JB81

Legendary Member
I don't think federalism should be confused with confederalism. There will be basic set of rights enshrined in the constitution, such as right of worship, freedom of speech, etc... States should not be able to enact laws that infringe on the rights of the citizens of the country as a whole.

The problem with this though is that the concept of a constitution and it being the highest legal authority is not completely understood in Lebanon, but that's mostly because of the feudalistic nature of the Lebanese people. You just have to look at the Kataeb. Even though (for argument's sake) they had a democratic election, Sami Gemayel still won.

Anyway, you're right. The Lebanese were never united. Even at their height of agreement in 2005, the Shiites were still left out of the equation because of Hizballah's loyalty to Iran and Syria. I can't help believing that federalism would ease the current tensions and create a stronger union.

You forgot Feb 14 loyalty to Al Saud.

Anyway, federalism will bring more trouble than solution. I'll expand on it when I have time.

The best solution is de-centralization.
 

Robin Hood

Legendary Member
Orange Room Supporter
Pros:
* Liberating the regions from Beurut's tyranny.
* Christians feel independent of and get rid of the evil Muslims.

Cons:
* Could lead to de jure or de facto partition.
 

JB81

Legendary Member
Pros:
* Liberating the regions from Beurut's tyranny.
* Christians feel independent of and get rid of the evil Muslims.

Cons:
* Could lead to de jure or de facto partition.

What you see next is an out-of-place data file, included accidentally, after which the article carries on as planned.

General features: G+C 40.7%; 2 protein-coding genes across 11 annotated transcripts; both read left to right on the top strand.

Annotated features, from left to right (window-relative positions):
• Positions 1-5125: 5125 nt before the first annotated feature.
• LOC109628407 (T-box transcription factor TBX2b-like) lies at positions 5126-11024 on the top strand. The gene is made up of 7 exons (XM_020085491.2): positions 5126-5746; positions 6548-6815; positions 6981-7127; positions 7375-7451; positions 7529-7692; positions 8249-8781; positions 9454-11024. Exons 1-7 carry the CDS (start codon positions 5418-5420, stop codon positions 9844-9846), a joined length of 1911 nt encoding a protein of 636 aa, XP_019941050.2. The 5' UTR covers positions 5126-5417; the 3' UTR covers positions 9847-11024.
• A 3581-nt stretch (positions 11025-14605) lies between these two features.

Lol

Pros: after banning alcohol ban in Wali Fakih and Dawla Islamiya , Evil Muslims are more than welcome to spend your money in kouffarland.

Our treasury can't be happier to have your Saudi-Iranian money
 

Robin Hood

Legendary Member
Orange Room Supporter
Lol

Pros: after banning alcohol ban in Wali Fakih and Dawla Islamiya , Evil Muslims are more than welcome to spend your money in kouffarland.

Our treasury can't be happier to have your Saudi-Iranian money

Something funny, some of Muslims who drink don't eat pork because it's haram. :rolleyes:
 

JB81

Legendary Member
Something funny, some of Muslims who drink don't eat pork because it's haram. :rolleyes:

So true. Always make fun at my friends when having a beer in one hand while having the other hand picking pepperoni out of a pizza slice because it is haram.

On a serious side, would federalism allow shari3a law in Muslim territories?
 

Robin Hood

Legendary Member
Orange Room Supporter
So true. Always make fun at my friends when having a beer in one hand while having the other hand picking pepperoni out of a pizza slice because it is haram.

On a serious side, would federalism allow shari3a law in Muslim territories?

No unless people want a confederation maybe.
 

JB81

Legendary Member
No unless people want a confederation maybe.

I think before deciding the pros and cons... we first should know how this federalism or what kind of federalism we're looking for... I know there is a thread about Lebanon as a federal country, it is good to know the shape of the new federal state.

If federalism means shari3a law in Fakih and dawla Islamiya territories, this is very con for Christians even if living in their kuffarland.
 

Bandar

Well-Known Member
Orange Room Supporter
Geography takes precedence over any other discussion when it comes to federalism.

The main issue with federalism in Lebanon is that while it is easy to make functioning Christian and Shia cantons, there are a lot of kinks that need to be worked out in terms of the Sunni and Druze side of the equation. There is also the question of who will inherit Beirut, or whether Beirut will itself be an autonomous capital where the federal government has its seat of power.